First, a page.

For the study published in Nature Medicine, the researchers proposed an in-depth study of the alterations that determine the progression of leukaemia taking blood samples obtained at different stages of the disease and using new, highly sensitive techniques that include individual genome sequencing of thousands of tumoral cells at each point in their evolution. They collected samples from tumours from 19 patients with CLL, from the time of their diagnosis to their relapses after different treatments and up to the point of their transformation into an aggressive lymphoma, covering up to 19 years after the start of the disease.
In the study, the genomic alterations were identified that determine the progression and, surprisingly, they saw that a few cells at the earliest point of the disease already had these alterations.
Furthermore, they also identified alterations in the metabolism of these more aggressive cells that, fortunately, seem to be a weakness for them, an Achilles’ heel that could be taken advantage of in order to treat or prevent these complications. “We have seen that if we treat the transformed cells with a drug that blocks this metabolism, we markedly reduce their growth” comments Ferran Nadeu. This drug is already being tested in clinical trials in patients with other types of leukaemia and solid tumours and the current study suggests that it could also be used in chronic lymphatic leukaemia.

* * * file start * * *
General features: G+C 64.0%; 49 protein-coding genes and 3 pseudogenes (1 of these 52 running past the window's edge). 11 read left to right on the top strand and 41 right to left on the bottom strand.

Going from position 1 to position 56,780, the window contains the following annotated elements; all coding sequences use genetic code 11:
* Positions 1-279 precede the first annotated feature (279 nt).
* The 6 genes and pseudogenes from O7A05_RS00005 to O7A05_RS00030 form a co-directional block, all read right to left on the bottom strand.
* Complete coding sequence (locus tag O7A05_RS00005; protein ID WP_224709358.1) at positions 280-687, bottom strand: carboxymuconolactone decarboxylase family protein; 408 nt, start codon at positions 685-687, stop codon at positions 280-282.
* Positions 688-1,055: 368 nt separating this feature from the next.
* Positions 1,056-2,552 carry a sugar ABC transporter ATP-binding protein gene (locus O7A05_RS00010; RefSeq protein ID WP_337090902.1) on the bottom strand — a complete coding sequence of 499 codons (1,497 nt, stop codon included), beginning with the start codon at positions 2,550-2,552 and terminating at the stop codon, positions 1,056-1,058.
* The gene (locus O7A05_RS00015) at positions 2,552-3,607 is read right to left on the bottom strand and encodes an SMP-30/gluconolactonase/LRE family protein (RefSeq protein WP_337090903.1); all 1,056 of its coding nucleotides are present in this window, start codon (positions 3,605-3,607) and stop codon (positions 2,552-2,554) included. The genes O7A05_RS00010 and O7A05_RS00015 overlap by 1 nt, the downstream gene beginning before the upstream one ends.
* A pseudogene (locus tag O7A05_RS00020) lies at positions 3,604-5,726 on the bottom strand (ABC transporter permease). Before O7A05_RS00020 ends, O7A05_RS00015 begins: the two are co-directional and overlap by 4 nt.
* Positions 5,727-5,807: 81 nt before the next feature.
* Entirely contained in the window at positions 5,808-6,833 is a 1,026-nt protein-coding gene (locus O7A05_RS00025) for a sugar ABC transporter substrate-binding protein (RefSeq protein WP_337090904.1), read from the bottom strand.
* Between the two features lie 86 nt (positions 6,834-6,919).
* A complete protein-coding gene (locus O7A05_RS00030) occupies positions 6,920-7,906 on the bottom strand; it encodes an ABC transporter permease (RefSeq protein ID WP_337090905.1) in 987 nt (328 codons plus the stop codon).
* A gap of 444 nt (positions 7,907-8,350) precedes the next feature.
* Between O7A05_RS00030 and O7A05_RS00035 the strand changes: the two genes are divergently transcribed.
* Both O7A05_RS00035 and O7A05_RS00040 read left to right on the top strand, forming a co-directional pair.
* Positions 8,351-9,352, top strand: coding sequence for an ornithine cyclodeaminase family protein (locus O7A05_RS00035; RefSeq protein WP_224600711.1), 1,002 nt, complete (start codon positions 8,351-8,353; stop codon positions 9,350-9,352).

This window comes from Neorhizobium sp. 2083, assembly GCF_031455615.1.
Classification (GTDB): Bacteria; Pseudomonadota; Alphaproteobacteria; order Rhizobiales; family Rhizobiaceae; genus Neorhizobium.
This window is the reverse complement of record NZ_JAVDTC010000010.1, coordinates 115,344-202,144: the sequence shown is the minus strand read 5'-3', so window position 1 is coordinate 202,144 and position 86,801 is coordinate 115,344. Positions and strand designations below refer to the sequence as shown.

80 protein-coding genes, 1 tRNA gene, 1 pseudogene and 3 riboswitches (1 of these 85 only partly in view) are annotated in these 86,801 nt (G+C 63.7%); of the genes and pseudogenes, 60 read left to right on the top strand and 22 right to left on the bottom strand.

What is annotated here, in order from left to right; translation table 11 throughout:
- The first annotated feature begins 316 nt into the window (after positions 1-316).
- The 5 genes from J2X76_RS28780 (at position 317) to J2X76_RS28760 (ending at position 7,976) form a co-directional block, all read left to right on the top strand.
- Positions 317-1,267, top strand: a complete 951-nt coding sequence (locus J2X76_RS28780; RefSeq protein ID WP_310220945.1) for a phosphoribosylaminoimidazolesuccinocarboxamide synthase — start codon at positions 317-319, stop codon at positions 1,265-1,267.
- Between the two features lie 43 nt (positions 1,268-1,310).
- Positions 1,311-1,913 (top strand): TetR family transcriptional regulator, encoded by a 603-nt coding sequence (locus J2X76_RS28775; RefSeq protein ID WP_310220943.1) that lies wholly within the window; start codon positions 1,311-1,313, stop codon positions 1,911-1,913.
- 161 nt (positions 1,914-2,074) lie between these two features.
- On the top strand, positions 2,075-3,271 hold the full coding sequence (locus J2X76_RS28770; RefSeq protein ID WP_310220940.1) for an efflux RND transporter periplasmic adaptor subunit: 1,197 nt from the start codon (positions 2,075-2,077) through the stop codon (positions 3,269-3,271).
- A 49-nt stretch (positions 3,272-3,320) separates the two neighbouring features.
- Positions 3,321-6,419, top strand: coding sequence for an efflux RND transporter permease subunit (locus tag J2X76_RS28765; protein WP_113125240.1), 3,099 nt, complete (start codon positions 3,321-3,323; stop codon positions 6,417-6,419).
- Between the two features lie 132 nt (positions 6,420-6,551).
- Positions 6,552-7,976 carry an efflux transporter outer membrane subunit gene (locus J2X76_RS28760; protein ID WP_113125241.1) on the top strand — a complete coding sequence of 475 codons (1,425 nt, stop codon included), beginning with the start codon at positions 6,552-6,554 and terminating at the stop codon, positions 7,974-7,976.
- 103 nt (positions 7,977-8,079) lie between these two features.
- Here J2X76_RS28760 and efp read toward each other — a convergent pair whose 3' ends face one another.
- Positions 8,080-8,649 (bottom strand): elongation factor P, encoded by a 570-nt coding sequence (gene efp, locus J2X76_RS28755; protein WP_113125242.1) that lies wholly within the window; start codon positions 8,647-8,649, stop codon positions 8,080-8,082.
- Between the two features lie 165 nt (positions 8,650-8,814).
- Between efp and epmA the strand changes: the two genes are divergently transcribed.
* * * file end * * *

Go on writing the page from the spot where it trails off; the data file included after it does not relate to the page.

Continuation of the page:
“This research illustrates how an aggressive transformation occurs within the context of a slow-growing cancer, a phenomenon that could be explored beyond this type of leukaemia”, notes Elías Campo. “The study shows that single-cell RNA and DNA sequencing is a necessary tool for in-depth analysis of the biology of cancer and it will help us to diagnose and find new treatments for tackling the disease”, he concludes.
The study has been made possible thanks to funding from the Fundació “la Caixa” and the European Research Council (ERC) to Dr Elías Campo and from the American Association for Cancer Research (AACR), the European Haematology Association (EHA) and the Lady Tata Memorial Trust to Dr Ferran Nadeu.
Detection of early seeding of Richter transformation in chronic lymphocytic leukemia.
Nadeu F, Royo R, Massoni-Badosa R, Playa-Albinyana H, Garcia-Torre B, Duran-Ferrer M, Dawson KJ, Kulis M, Diaz-Navarro A, Villamor N, Melero JL, Chapaprieta V, Dueso-Barroso A, Delgado J, Moia R, Ruiz-Gil S, Marchese D, Giró A, Verdaguer-Dot N, Romo M, Clot G, Rozman M, Frigola G, Rivas-Delgado A, Baumann T, Alcoceba M, González M, Climent F, Abrisqueta P, Castellví J, Bosch F, Aymerich M, Enjuanes A, Ruiz-Gaspà S, López-Guillermo A, Jares P, Beà S, Capella-Gutierrez S, Gelpí JL, López-Bigas N, Torrents D, Campbell PJ, Gut I, Rossi D, Gaidano G, Puente XS, Garcia-Roves PM, Colomer D, Heyn H, Maura F, Martín-Subero JI, Campo E.
Nat Med. 2022 Aug;28(8):1662-1671. doi: 10.1038/s41591-022-01927-8.